Secretary-General: According to Reuters, The Secretary-General issued his strongest statement against Syria yet to reporters, indicating that he did not see President Assad’s promises of reform as credible, and that he hoped the Security Council would eventually weigh in on the question of Syria: “If and when the Security Council takes a decision for their future course of action… in a unified way, that would be very helpful,” he said, adding that he had been speaking with individual council members on the issue. A senior Western diplomat said on condition of anonymity that Britain, France, Germany and Portugal, backed by Washington, are continuing to negotiate on the draft resolution to break the impasse and have no plans to withdraw the text. The draft resolution would not impose sanctions on Syria but would condemn it for the crackdown and suggest Syrian security forces might be guilty of crimes against humanity.
GA: Next President of General Assembly elected –Ambassador Nassir Abdulaziz Al-Nasser, of Qatar, was elected President of the 66th Session of the General Assembly this afternoon. Mr. Al-Nasser has been Qatar’s Permanent Representative to the UN in New York since September 1998 and during that period has served as Chairman of the Group of 77 and China, as well as Vice-President of the GA from 2002-03 and President of the Security Council in December 2006. The President-elect has proposed that“the role of mediation in the settlement of disputes by peaceful means” serve as the theme for the high-level debate slated to be held at the opening of the Assembly’s next session.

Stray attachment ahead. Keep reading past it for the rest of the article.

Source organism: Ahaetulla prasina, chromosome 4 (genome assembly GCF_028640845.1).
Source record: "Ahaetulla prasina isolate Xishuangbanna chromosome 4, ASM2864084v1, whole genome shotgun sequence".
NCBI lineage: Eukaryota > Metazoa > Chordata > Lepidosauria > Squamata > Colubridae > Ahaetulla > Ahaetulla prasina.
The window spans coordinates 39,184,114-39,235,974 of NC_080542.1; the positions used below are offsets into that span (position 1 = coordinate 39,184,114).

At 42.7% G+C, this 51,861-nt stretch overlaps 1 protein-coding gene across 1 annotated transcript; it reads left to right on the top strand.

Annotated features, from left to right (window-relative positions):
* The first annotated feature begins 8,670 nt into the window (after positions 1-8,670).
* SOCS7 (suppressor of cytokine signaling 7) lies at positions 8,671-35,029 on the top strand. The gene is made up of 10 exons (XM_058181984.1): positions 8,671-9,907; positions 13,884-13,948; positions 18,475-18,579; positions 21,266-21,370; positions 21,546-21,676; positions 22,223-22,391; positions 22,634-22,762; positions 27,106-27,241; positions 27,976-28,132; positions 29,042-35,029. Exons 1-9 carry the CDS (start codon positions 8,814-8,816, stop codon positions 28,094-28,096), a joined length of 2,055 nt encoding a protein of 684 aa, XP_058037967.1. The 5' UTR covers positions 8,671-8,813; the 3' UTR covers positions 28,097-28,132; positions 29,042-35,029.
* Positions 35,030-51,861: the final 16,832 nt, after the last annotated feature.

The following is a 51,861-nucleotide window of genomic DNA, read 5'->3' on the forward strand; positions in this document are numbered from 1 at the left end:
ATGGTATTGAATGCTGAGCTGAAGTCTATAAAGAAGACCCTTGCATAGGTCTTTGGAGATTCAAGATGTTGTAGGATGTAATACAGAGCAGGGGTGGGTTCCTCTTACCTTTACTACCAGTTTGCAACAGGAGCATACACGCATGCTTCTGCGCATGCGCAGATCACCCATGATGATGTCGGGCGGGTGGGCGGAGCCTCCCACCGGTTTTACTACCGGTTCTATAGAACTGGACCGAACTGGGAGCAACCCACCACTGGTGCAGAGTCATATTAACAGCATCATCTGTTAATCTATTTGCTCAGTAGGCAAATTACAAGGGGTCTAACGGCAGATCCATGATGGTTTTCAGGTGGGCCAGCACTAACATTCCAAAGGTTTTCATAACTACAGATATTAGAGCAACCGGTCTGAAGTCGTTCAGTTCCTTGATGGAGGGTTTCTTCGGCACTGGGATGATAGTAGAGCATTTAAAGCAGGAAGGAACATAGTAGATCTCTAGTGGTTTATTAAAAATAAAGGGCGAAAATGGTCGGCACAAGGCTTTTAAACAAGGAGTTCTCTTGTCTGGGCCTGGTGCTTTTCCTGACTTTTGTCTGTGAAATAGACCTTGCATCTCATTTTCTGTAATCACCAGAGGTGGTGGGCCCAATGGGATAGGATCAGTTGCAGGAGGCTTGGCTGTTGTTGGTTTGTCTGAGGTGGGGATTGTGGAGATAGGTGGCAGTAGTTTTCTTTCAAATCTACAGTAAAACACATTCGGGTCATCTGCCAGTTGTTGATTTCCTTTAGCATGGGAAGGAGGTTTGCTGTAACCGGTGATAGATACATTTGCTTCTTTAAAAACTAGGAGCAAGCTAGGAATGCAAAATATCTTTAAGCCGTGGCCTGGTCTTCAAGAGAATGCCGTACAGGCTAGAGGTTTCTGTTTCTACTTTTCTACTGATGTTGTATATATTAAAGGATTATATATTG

Chad: Radhika Coomaraswamy, SRSG on Children and Armed Conflict, briefed the press on her visit to Chad last week, noting that Chad would need assistance in re-integrating into society the child soldiers that are being demobilized under an agreement signed with the UN last week.
Sudan: The USG for Humanitarian Affairs, Valerie Amos, said in a statement that the treatment of civilians in South Kordofan, including the reported human rights abuses and targeting of people along ethnic lines, is reprehensible. She added that more than 70,000 people have been displaced. She urged an end to movement restrictions, which are continuing to limit the UN’s ability to assess the situation, to provide people with the aid they urgently need, and to re-supply stocks. She also said that threats to aid workers and peacekeepers need to stop immediately. Ms. Amos expressed her concern that the overall security situation in Sudan is deteriorating at an alarming rate, with severe humanitarian consequences. She warned that we could be facing a worst-case scenario, with millions of civilians in both North and South Sudan in need of protection and critical humanitarian assistance.
Gaza: Robert Serry, the UN Special Coordinator for the Middle East Peace Process, welcomed the “significant step” taken yesterday with Israel’s approval of construction projects that are to be implemented by UNRWA. Mr. Serry said that they would continue to work together with the relevant UN agencies to implement these projects in a timely fashion, so as to improve the situation in Gaza. The decision was announced a day after the Secretary-General discussed the matter with Israeli Defense Minister Ehud Barak in a telephone call.
Haiti: MINUSTAH today urged the country’s authorities to immediately form a government that will serve the people and fulfill their expectations after Parliament rejected the man nominated by President Michel Martelly to serve as prime minister. The Mission called for the setting up of a government that will work with all concerned parties, including Parliament, politicians, civil society and the international community, to formulate a strategy on education, employment, the rule of law and the environment.